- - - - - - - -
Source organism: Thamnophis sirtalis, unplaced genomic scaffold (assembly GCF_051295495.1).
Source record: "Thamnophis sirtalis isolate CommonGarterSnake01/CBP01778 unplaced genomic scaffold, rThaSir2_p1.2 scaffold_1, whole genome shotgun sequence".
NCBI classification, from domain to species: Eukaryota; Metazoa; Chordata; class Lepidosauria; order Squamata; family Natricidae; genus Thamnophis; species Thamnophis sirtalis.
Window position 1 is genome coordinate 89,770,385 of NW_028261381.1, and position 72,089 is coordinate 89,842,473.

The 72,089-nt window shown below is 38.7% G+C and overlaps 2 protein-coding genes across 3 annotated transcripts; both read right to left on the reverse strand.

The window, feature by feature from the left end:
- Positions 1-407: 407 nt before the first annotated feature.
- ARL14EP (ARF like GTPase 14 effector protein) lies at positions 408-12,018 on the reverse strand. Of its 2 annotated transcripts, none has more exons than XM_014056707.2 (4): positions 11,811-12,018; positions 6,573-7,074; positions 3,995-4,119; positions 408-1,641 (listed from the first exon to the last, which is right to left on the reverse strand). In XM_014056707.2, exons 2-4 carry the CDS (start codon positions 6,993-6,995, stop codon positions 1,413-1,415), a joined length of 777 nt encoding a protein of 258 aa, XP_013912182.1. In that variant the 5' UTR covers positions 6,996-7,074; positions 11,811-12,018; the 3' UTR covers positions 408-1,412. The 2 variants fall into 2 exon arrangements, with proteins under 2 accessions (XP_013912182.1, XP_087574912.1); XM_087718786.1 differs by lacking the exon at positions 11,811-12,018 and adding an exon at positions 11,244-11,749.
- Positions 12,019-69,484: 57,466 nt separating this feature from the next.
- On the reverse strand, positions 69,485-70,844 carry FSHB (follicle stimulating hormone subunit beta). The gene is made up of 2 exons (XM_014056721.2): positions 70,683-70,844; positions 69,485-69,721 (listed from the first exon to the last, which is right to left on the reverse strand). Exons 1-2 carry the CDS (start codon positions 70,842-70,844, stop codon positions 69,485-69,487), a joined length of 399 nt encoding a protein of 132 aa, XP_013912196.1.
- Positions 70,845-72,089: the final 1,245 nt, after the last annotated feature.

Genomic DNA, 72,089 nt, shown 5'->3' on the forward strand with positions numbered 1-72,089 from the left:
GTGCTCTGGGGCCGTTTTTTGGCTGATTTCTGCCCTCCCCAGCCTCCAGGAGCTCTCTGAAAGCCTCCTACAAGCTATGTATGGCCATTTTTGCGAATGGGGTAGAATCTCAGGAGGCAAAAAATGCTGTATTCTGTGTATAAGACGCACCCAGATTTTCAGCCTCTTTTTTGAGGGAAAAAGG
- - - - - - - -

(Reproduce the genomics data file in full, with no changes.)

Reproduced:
Source organism: Thamnophis sirtalis, unplaced genomic scaffold (assembly GCF_051295495.1).
Source record: "Thamnophis sirtalis isolate CommonGarterSnake01/CBP01778 unplaced genomic scaffold, rThaSir2_p1.2 scaffold_1, whole genome shotgun sequence".
NCBI classification, from domain to species: Eukaryota; Metazoa; Chordata; class Lepidosauria; order Squamata; family Natricidae; genus Thamnophis; species Thamnophis sirtalis.
Window position 1 is genome coordinate 89,770,385 of NW_028261381.1, and position 72,089 is coordinate 89,842,473.

The 72,089-nt window shown below is 38.7% G+C and overlaps 2 protein-coding genes across 3 annotated transcripts; both read right to left on the reverse strand.

The window, feature by feature from the left end:
- Positions 1-407: 407 nt before the first annotated feature.
- ARL14EP (ARF like GTPase 14 effector protein) lies at positions 408-12,018 on the reverse strand. Of its 2 annotated transcripts, none has more exons than XM_014056707.2 (4): positions 11,811-12,018; positions 6,573-7,074; positions 3,995-4,119; positions 408-1,641 (listed from the first exon to the last, which is right to left on the reverse strand). In XM_014056707.2, exons 2-4 carry the CDS (start codon positions 6,993-6,995, stop codon positions 1,413-1,415), a joined length of 777 nt encoding a protein of 258 aa, XP_013912182.1. In that variant the 5' UTR covers positions 6,996-7,074; positions 11,811-12,018; the 3' UTR covers positions 408-1,412. The 2 variants fall into 2 exon arrangements, with proteins under 2 accessions (XP_013912182.1, XP_087574912.1); XM_087718786.1 differs by lacking the exon at positions 11,811-12,018 and adding an exon at positions 11,244-11,749.
- Positions 12,019-69,484: 57,466 nt separating this feature from the next.
- On the reverse strand, positions 69,485-70,844 carry FSHB (follicle stimulating hormone subunit beta). The gene is made up of 2 exons (XM_014056721.2): positions 70,683-70,844; positions 69,485-69,721 (listed from the first exon to the last, which is right to left on the reverse strand). Exons 1-2 carry the CDS (start codon positions 70,842-70,844, stop codon positions 69,485-69,487), a joined length of 399 nt encoding a protein of 132 aa, XP_013912196.1.
- Positions 70,845-72,089: the final 1,245 nt, after the last annotated feature.

Genomic DNA, 72,089 nt, shown 5'->3' on the forward strand with positions numbered 1-72,089 from the left:
GTGCTCTGGGGCCGTTTTTTGGCTGATTTCTGCCCTCCCCAGCCTCCAGGAGCTCTCTGAAAGCCTCCTACAAGCTATGTATGGCCATTTTTGCGAATGGGGTAGAATCTCAGGAGGCAAAAAATGCTGTATTCTGTGTATAAGACGCACCCAGATTTTCAGCCTCTTTTTTGAGGGAAAAAGG